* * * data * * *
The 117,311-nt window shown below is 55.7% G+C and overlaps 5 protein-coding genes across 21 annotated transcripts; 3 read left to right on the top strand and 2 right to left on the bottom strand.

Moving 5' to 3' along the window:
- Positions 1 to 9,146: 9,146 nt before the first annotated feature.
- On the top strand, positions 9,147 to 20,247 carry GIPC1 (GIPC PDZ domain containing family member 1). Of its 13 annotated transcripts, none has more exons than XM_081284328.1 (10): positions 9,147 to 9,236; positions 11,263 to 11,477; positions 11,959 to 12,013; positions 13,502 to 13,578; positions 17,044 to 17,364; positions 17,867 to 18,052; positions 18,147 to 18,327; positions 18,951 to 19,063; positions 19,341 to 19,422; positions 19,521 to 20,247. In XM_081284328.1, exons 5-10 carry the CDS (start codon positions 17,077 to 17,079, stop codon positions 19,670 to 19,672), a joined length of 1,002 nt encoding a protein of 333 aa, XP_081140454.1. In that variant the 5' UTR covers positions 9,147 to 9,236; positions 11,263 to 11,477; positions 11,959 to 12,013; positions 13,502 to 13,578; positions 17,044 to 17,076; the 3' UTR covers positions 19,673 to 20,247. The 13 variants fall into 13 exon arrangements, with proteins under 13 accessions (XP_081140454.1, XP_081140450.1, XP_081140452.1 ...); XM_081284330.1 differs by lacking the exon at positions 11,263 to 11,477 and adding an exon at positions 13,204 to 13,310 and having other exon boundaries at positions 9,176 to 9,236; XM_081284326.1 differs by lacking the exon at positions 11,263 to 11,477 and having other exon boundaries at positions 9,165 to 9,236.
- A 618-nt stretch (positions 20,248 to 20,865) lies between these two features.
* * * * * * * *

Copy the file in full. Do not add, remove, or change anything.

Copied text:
The 117,311-nt window shown below is 55.7% G+C and overlaps 5 protein-coding genes across 21 annotated transcripts; 3 read left to right on the top strand and 2 right to left on the bottom strand.

Moving 5' to 3' along the window:
- Positions 1 to 9,146: 9,146 nt before the first annotated feature.
- On the top strand, positions 9,147 to 20,247 carry GIPC1 (GIPC PDZ domain containing family member 1). Of its 13 annotated transcripts, none has more exons than XM_081284328.1 (10): positions 9,147 to 9,236; positions 11,263 to 11,477; positions 11,959 to 12,013; positions 13,502 to 13,578; positions 17,044 to 17,364; positions 17,867 to 18,052; positions 18,147 to 18,327; positions 18,951 to 19,063; positions 19,341 to 19,422; positions 19,521 to 20,247. In XM_081284328.1, exons 5-10 carry the CDS (start codon positions 17,077 to 17,079, stop codon positions 19,670 to 19,672), a joined length of 1,002 nt encoding a protein of 333 aa, XP_081140454.1. In that variant the 5' UTR covers positions 9,147 to 9,236; positions 11,263 to 11,477; positions 11,959 to 12,013; positions 13,502 to 13,578; positions 17,044 to 17,076; the 3' UTR covers positions 19,673 to 20,247. The 13 variants fall into 13 exon arrangements, with proteins under 13 accessions (XP_081140454.1, XP_081140450.1, XP_081140452.1 ...); XM_081284330.1 differs by lacking the exon at positions 11,263 to 11,477 and adding an exon at positions 13,204 to 13,310 and having other exon boundaries at positions 9,176 to 9,236; XM_081284326.1 differs by lacking the exon at positions 11,263 to 11,477 and having other exon boundaries at positions 9,165 to 9,236.
- A 618-nt stretch (positions 20,248 to 20,865) lies between these two features.